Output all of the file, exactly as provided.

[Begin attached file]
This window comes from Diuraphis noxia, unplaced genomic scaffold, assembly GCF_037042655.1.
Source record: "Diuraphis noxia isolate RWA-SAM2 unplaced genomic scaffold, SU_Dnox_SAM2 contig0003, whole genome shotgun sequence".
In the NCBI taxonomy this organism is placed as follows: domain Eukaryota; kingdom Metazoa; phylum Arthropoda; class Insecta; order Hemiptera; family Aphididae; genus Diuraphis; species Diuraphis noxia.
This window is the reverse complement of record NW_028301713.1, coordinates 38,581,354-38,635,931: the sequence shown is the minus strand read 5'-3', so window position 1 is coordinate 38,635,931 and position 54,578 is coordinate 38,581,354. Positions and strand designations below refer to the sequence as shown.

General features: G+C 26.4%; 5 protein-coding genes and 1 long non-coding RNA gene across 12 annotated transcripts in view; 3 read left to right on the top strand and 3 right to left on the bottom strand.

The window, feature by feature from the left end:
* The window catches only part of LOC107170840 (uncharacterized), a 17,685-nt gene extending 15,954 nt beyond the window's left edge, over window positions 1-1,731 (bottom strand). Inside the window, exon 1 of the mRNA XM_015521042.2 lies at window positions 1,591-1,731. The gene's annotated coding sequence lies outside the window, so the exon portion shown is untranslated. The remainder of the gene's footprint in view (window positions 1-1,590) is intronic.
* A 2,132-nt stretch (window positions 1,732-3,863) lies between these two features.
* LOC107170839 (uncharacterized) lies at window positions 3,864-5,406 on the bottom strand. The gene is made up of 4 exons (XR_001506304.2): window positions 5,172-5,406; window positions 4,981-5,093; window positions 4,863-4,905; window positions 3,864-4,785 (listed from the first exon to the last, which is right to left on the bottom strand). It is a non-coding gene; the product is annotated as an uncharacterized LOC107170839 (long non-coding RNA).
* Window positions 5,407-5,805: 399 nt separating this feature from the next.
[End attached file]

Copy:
This window comes from Diuraphis noxia, unplaced genomic scaffold, assembly GCF_037042655.1.
Source record: "Diuraphis noxia isolate RWA-SAM2 unplaced genomic scaffold, SU_Dnox_SAM2 contig0003, whole genome shotgun sequence".
In the NCBI taxonomy this organism is placed as follows: domain Eukaryota; kingdom Metazoa; phylum Arthropoda; class Insecta; order Hemiptera; family Aphididae; genus Diuraphis; species Diuraphis noxia.
This window is the reverse complement of record NW_028301713.1, coordinates 38,581,354-38,635,931: the sequence shown is the minus strand read 5'-3', so window position 1 is coordinate 38,635,931 and position 54,578 is coordinate 38,581,354. Positions and strand designations below refer to the sequence as shown.

General features: G+C 26.4%; 5 protein-coding genes and 1 long non-coding RNA gene across 12 annotated transcripts in view; 3 read left to right on the top strand and 3 right to left on the bottom strand.

The window, feature by feature from the left end:
* The window catches only part of LOC107170840 (uncharacterized), a 17,685-nt gene extending 15,954 nt beyond the window's left edge, over window positions 1-1,731 (bottom strand). Inside the window, exon 1 of the mRNA XM_015521042.2 lies at window positions 1,591-1,731. The gene's annotated coding sequence lies outside the window, so the exon portion shown is untranslated. The remainder of the gene's footprint in view (window positions 1-1,590) is intronic.
* A 2,132-nt stretch (window positions 1,732-3,863) lies between these two features.
* LOC107170839 (uncharacterized) lies at window positions 3,864-5,406 on the bottom strand. The gene is made up of 4 exons (XR_001506304.2): window positions 5,172-5,406; window positions 4,981-5,093; window positions 4,863-4,905; window positions 3,864-4,785 (listed from the first exon to the last, which is right to left on the bottom strand). It is a non-coding gene; the product is annotated as an uncharacterized LOC107170839 (long non-coding RNA).
* Window positions 5,407-5,805: 399 nt separating this feature from the next.